The most common police errors in criminal cases

On Behalf of Longman Jakuback

Police officers have a difficult job that requires handling many vital details. The stress and workload can create multiple opportunities for mistakes.

Such errors may compromise the state’s case against a defendant. The following oversights could even lead to a dismissal of charges.

Not collecting or securing evidence properly

Improper evidence collection can include mishandling DNA samples and fingerprints or failing to document physical evidence at a crime scene. Officers must also store such items correctly so that tests do not render inconclusive or erroneous results.

Additionally, police have to maintain a proper chain of custody when transferring physical evidence between locations. A lapse could lead to the contamination or destruction of vital proof of the facts.

Violating constitutional rights

Law enforcement must advise suspects of their constitutional rights before questioning. A person should understand the right to remain silent and that prosecutors may use their statements against them.

The Fourth Amendment protects citizens from unlawful search and seizure. An officer must secure warrants when necessary and avoid using excessive force. If an officer violates any of these rights, the court may need to exclude evidence or even reduce or dismiss charges.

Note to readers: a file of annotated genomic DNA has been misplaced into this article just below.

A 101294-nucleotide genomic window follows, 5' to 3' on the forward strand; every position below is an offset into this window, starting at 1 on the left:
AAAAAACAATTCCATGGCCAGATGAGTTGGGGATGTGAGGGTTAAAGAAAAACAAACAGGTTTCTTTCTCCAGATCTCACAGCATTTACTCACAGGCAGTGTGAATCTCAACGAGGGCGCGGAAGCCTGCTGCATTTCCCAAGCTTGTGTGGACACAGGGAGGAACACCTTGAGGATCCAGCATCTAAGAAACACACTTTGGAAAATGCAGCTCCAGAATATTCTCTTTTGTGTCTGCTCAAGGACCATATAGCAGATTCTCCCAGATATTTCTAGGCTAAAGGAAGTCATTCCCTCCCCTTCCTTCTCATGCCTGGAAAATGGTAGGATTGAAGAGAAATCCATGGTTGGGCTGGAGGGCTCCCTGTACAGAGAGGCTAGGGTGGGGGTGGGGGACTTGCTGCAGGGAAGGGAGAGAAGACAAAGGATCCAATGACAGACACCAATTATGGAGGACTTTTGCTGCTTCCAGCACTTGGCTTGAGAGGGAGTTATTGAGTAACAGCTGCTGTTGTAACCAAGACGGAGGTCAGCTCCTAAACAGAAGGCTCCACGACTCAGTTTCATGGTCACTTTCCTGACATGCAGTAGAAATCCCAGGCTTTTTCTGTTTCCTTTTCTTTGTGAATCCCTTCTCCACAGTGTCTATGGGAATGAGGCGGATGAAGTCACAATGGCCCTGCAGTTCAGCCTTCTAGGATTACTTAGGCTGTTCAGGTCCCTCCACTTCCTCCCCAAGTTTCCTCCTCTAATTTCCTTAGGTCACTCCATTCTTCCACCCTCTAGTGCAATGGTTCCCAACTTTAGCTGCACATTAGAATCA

Not securing the crime scene

Law enforcement personnel must secure a crime scene immediately upon arrival. They should also block off perimeter areas and maintain crowd control to preserve any potential evidence.

Failure to do so could allow possible witnesses or suspects to escape. Also, someone might contaminate or destroy evidence, obscuring the facts of the case.

Everyone has the right to go through the proper procedures when facing charges. When police make mistakes, a defendant can challenge the prosecution’s case.

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